Mexico will not deport suspect
By DEBORAH O'NEIL
©St. Petersburg Times, published November 23, 1997
The return of murder suspect Jose Luis Del Toro Jr. was indefinitely delayed Saturday after the Mexican government announced that he would be held in Mexico City for formal extradition proceedings rather than deported from that country as an illegal alien.
The decision could force Sarasota prosecutors to drop the death penalty as a possible punishment should Del Toro be convicted in the murder of Sheila Bellush, 35, who was shot Nov. 7 as her quadruplet toddlers played in the home.
Del Toro, 21, was charged Nov. 10 with first-degree murder in an arrest warrant issued by a Sarasota judge, but the former south Texas football star fled to Mexico, eluding police for almost two weeks. The hunt for Del Toro ended Thursday when he was found in Monterrey.
Friday, Texas officials spoke confidently, saying the Mexican government had agreed to expel Del Toro because he had failed to obtain the proper visa for visiting the country. Plans were made for Texas Rangers to pick him up at the border and a south Texas sheriff said he planned to house Del Toro in his county jail.
But Saturday, something changed. The Mexican attorney general's office issued a statement in which it said Del Toro would face extradition proceedings rather than deportation.
"U.S. authorities have 60 days to formalize their request for extradition" in the case, according to the statement. The statement did not explain the reasons for the Mexican government's apparent change of heart.
Del Toro's attorney Alfredo Padilla said Saturday's announcement was good news for his client.
"I was afraid they would just push him across the border," he said. "Everything slows down for a little while."
The decision took U.S. officials at the border by surprise. The U.S. Immigration and Naturalization Service in Laredo, Texas, said it was expecting Del Toro to be turned over no later than Tuesday. That is no longer the case.
The difference between deportation and extradition is stark. Had he been deported, Mexican officials would have quickly determined that Del Toro had no right to be in that country, then turned him over to Texas law enforcement, who would have arrested him on Florida's first-degree murder warrant. Then, Del Toro would have been extradited to Florida.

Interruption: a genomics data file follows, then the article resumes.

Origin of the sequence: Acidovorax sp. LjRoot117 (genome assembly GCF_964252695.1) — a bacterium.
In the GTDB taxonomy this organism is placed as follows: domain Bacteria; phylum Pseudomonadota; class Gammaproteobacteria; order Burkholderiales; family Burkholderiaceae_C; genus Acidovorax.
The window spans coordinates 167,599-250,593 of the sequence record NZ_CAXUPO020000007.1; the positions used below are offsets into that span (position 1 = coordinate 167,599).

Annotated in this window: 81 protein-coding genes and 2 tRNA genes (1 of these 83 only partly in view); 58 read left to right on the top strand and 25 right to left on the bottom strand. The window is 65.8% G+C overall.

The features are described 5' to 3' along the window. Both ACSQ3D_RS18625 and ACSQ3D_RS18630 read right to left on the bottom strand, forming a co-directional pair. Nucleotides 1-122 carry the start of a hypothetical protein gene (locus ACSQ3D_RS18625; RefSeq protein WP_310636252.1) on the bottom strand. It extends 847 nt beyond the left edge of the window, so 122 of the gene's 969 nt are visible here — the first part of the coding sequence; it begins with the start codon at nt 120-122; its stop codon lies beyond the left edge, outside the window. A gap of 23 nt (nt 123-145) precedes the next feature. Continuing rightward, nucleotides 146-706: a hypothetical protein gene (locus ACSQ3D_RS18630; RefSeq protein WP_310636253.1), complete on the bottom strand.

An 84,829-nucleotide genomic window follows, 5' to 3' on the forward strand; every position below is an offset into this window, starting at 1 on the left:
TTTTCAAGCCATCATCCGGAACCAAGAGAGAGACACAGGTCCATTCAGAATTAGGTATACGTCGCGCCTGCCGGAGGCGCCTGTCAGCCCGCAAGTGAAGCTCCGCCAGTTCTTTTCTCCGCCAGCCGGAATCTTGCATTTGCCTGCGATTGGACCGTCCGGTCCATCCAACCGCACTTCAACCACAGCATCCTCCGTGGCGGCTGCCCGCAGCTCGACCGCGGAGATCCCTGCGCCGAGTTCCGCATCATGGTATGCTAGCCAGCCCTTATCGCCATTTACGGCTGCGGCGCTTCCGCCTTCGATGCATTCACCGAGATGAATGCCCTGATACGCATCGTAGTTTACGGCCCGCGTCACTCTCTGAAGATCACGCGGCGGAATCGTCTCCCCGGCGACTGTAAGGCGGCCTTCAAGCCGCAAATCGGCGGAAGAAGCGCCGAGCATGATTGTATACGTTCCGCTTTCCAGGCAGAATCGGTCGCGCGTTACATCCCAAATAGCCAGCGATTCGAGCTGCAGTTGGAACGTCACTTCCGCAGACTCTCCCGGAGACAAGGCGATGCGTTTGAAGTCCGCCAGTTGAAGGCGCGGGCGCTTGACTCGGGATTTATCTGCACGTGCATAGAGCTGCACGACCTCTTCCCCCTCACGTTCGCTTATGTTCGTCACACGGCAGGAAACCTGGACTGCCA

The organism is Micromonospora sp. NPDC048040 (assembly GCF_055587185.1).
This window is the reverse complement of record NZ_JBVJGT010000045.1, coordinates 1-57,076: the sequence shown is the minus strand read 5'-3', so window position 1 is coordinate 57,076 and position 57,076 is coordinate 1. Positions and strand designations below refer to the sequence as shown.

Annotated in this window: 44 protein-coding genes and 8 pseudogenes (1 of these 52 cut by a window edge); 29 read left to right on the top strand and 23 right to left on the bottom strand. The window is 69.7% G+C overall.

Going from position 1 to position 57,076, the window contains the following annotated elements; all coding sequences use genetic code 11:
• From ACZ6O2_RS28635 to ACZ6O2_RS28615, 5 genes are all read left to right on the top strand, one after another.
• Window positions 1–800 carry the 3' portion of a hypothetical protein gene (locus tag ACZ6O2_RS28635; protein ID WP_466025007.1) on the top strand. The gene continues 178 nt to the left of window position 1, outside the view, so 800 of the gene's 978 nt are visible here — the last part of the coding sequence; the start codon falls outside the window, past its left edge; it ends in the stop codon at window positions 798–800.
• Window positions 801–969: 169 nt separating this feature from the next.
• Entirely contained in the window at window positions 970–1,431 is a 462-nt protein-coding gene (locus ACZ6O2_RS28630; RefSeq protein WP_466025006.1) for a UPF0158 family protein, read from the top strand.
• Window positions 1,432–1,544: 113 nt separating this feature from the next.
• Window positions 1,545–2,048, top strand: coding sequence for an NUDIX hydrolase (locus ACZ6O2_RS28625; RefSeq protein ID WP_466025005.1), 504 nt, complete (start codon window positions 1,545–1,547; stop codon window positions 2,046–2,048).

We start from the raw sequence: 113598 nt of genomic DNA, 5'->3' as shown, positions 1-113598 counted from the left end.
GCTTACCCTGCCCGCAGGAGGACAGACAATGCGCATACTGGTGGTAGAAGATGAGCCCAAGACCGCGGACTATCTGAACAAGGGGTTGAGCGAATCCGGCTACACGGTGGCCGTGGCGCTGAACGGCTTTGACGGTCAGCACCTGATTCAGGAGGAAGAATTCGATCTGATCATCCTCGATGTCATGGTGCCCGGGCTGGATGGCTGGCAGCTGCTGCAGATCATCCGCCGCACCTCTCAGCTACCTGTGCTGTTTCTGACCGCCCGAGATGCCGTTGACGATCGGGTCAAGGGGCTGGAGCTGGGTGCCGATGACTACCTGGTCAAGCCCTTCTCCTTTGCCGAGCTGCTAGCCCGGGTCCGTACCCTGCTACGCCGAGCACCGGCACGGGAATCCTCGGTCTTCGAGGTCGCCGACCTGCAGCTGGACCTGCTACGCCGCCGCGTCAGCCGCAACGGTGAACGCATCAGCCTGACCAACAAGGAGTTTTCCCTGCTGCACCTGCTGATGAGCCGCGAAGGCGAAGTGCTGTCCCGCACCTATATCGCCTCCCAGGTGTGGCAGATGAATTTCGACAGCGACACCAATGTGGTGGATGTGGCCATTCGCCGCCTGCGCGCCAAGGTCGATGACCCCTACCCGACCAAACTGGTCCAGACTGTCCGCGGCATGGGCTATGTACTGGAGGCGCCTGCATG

Now, the process could take significantly longer. A California homicide detective who recently tracked a Sacramento man who fled to Mexico estimated the extradition process could take as long as two years. In that case, the suspect got tired of waiting in a Mexican prison and waived the extradition proceeding.
In an October case, Mexican officials refused to turn over David "Spooky" Alvarez, who is charged with four counts of murder in the U.S. After California prosecutors refused to waive the death penalty, Mexican officials pledged to put Alvarez on trial in their country rather than sending him back.
Mexico does not have a death penalty in murder cases and its extradition treaty with the U.S. calls on it to be waived in most cases here before a person in Mexico will be extradited.
Saturday night, the Sarasota County Sheriff's Office learned of the announcement from a reporter. Lt. William Stookey acknowledged that bringing Del Toro to Florida will now take longer.
"We were hopeful he'd merely be deported," Stookey said. "This may take more time but we're still confident U.S. officials will able to bring Jose Del Toro to the U.S."
Sarasota detectives are eager to talk to Del Toro. Two other Texas men have been arrested in Bellush's death. Samuel Gonzales, 27, a cousin of Del Toro, and Daniel Alex Rocha, 28, have both been been charged with conspiracy to commit murder and are in jail in San Antonio awaiting transfer to Florida. Detectives have said more arrests are possible.
Henry Lee, chief assistant state attorney in Sarasota, said Saturday that his office has not yet decided whether to seek the death penalty in the Del Toro case. He said he doubted the delay would harm the case, only slow it down.
"I'm sure they'll eventually extradite him," said Chief Assistant State Attorney Henry Lee. "I don't think in the long run it will affect the case."
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